CXVIII “Beer-sheba” = Beerah sheba. Related to “wells” in v15 & “oath and “swore” in v3. From beer (see note XC above) + perhaps from shaba (see note XXIV above). This is Beersheba – meaning either “well of seven” or “well of an oath.”
CXIX “night” = layil. Properly, this refers to light twisting away. It is used for night or midnight. Figuratively, this can mean adversity.
CXX “God” = Elohim.

25 So he builtCXXI an altarCXXII there, calledCXXIII on the name of the Lord, and pitchedCXXIV his tentCXXV there. And there Isaac’s servants dugCXXVI a well.

Notes on verse 25

CXXI “built” = banah. This is to build, make, set up, restore, repair, or obtain children. It is to build literally or figuratively.
CXXII “altar” = mizbeach. From zabach (to kill, slay, offer; slaughtering an animal to offer as a sacrifice). This is an altar.
CXXIII “called” = qara + shem. Literally “called its name.” Same as “called” in v20. See note CVII above.
CXXIV “pitched” = natah. This is to stretch or spread out, to extend, or bend. In can also imply moral deflection.
CXXV “tent” = ohel. Perhaps from ahal (to shine, be clear). This is a tent, covering, home, or side pillar.
CXXVI “dug” = karah. 17x in OT– 8x of digging a pit or trap, 2x of digging a well, 2x of digging a tomb, 2x of bargaining, 1x shriveled, 1x opening an ear, and 1x of digging up evil. This is properly to dig or open up. Figuratively, it can be to plot or make a banquet.

26 Then Abimelech went to him from Gerar, with AhuzzathCXXVII his adviserCXXVIII and PhicolCXXIX the commanderCXXX of his army.CXXXI 

Notes on verse 26

CXXVII “Ahuzzath” = Achuzzath. 1x in OT. From achuzzah (a possession, particularly used of land); from achaz (to grasp, catch, seize, take and hold in possession). This is Ahuzzath, meaning “possession.”
CXXVIII “adviser” = merea. 7x in OT – including 3x of Samson’s companions in Judges 14 & 15. From raah (to associate with someone, cultivate). This is friend, adviser, or companion.
CXXIX “Phicol” = Pikol. 3x in OT. Perhaps from peh (mouth in a literal or figurative sense; literally, beak or jaws; figuratively, speech, commands, or promises); {perhaps from pa’ah (to puff, scatter, cut in pieces)} + kol (all, every, everyone); {from kalal (to complete)}. This is Phicol, a commander – perhaps “mouth of all” or “edge of completion.” See
CXXX “commander” = sar. This is chief, leader, ruler, lord, official, governor, prince, military leader. It refers to someone at the top of a rank or class.
CXXXI “army” = tsaba. From tsaba (to wage war, serve, assemble, fight, perform, muster, wait on). This is a large group of persons (used figuratively for a group of things). It implies a campaign literally as with army, war, warfare, battle, company, soldiers. Can also be used figuratively for hardship or for worship.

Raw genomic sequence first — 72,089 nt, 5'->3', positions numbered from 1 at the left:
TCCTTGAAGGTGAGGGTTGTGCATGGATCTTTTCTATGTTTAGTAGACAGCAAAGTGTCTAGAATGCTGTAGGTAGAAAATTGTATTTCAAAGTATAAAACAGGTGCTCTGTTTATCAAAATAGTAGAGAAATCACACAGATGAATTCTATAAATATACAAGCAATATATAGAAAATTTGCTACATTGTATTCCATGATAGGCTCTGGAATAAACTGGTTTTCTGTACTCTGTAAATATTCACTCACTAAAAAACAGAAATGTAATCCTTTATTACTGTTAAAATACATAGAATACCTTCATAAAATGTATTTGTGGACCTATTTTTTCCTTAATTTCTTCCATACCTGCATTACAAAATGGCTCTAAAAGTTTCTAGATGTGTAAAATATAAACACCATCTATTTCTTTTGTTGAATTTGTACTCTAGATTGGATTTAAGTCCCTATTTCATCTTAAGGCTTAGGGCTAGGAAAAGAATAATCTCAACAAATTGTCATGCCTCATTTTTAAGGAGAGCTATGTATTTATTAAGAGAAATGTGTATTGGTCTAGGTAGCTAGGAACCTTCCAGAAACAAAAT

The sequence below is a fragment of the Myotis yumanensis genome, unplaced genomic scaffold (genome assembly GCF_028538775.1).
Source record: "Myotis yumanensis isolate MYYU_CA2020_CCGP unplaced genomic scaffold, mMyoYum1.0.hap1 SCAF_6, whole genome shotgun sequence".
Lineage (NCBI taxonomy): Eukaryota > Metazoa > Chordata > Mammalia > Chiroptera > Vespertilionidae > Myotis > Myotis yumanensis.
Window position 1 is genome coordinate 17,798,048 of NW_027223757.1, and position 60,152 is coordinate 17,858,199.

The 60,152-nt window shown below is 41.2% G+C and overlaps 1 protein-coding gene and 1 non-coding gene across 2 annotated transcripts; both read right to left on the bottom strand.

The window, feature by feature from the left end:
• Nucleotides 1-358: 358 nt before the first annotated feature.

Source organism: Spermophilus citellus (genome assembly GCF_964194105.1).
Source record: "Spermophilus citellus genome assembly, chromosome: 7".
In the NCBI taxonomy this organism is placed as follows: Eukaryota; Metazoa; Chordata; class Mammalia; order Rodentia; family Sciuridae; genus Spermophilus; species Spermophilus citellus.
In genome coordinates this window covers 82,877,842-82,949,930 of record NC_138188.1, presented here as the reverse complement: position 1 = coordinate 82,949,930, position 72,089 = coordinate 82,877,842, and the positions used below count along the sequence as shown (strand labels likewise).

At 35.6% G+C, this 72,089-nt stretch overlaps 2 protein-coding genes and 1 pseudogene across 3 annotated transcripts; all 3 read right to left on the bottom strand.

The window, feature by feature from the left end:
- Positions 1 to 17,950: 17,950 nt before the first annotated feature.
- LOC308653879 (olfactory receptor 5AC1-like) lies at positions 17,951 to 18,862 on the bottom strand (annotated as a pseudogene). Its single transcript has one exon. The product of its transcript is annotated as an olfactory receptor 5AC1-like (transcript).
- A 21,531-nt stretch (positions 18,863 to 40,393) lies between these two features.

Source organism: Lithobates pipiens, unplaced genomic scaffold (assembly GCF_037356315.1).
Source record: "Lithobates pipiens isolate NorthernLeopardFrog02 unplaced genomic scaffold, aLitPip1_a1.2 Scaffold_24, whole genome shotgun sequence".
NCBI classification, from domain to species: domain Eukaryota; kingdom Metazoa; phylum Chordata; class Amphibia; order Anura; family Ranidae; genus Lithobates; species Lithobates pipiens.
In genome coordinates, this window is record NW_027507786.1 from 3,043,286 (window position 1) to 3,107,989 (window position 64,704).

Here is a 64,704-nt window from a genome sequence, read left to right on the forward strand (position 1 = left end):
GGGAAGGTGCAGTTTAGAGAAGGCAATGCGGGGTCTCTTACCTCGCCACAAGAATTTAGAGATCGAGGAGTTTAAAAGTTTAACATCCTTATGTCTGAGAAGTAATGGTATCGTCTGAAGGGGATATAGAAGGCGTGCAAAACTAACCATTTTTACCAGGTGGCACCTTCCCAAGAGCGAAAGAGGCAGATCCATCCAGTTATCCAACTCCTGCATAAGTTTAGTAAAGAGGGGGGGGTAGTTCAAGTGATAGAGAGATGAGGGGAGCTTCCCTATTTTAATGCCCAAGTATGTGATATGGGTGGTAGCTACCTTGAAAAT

27 Isaac said to them, “Why have you comeCXXXII to me, seeing that you hateCXXXIII me and have sent me awayCXXXIV from you?” 

Notes on verse 27

CXXXII “come” = bo. Same as “brought” in v10. See note LXIX above.
CXXXIII “hate” = sane. This is an enemy or foe. It is one that is hated with a personal hatred.
CXXXIV “sent…away” = shalach. This is to send out, away, send for, forsake. It can also mean to divorce or set a slave free.

28 They said, “We see plainlyCXXXV that the Lord has been with you; so we say, let there beCXXXVI an oathCXXXVII between you and us, and let us makeCXXXVIII a covenantCXXXIX with you 

Notes on verse 28

CXXXV “see plainly” = raah + raah. Same as “appeared” in v2. See note XV above. The word is repeated twice – the first time as an Infinitive Absolute. The Infinitive Absolute serves to emphasize the sentiment of the word. It is rather like Foghorn Leghorn’s speech pattern, “I said, I said.”
CXXXVI {untranslated} = na. This particle is used for requests or for urging. It can be we pray, now, I ask you, oh. This is the same “na” in “hosanna.”
CXXXVII “oath” = alah. From alah (to swear, take an oath, curse – usually negative). This is oath, curse, swearing.
CXXXVIII “make” = karat. This is to cut down, cut off, or make a covenant (idiom for making a covenant is “to cut a covenant”). It can also mean to destroy, fail, or consume.
CXXXIX “covenant” = berit. Perhaps from barah (to eat, choose, make clear); perhaps from bar (grain, wheat); from bara (to select, purify, cleanse, test, brighten, polish). This is a compact, covenant, alliance, treaty, or league.

29 so that you will do us no harm,CXL just as we have not touched you and have done to you nothing butCXLI goodCXLII and have sent you away in peace.CXLIII You are now the blessed of the Lord.” 

Notes on verse 29

CXL “harm” = ra’. From ra’a’ (to be evil, bad, afflict; properly, to spoil – to destroy by breaking into pieces; figuratively, to cause something to be worthless; this is bad in a physical, social, or moral sense; that which displeases, to do harm or mischief, to punish or vex). This is bad, disagreeable, that which causes pain, misery, something having little or no value, something that is ethically bad, wicked, injury, calamity. This refers to anything that is not what it ought to be – a natural disaster, a disfigurement, an injury, a sin.
CXLI “nothing but” = raq. From the same as raq (thin, surely, only); perhaps from raqaq (to spit). This is but, except, at least. In the sense of being thin, it figuratively refers to some kind of limit.
CXLII “good” = tob. Same as “attractive” in v7. See note L above.
CXLIII “peace” = shalom. From shalam (to be complete or sound; to have safety mentally, physically, or extending to one’s estate; so, if these things are safe and complete, the implication is that one would be friendly; and, if being friendly, one would make amends and that friendship would be reciprocated). This is completeness, soundness, welfare, favor, friend, good health. It is to be safe and figuratively well, happy, at peace, friendly. Abstractly, it includes the ideas of welfare and prosperity (not in excessive wealth, but in having enough).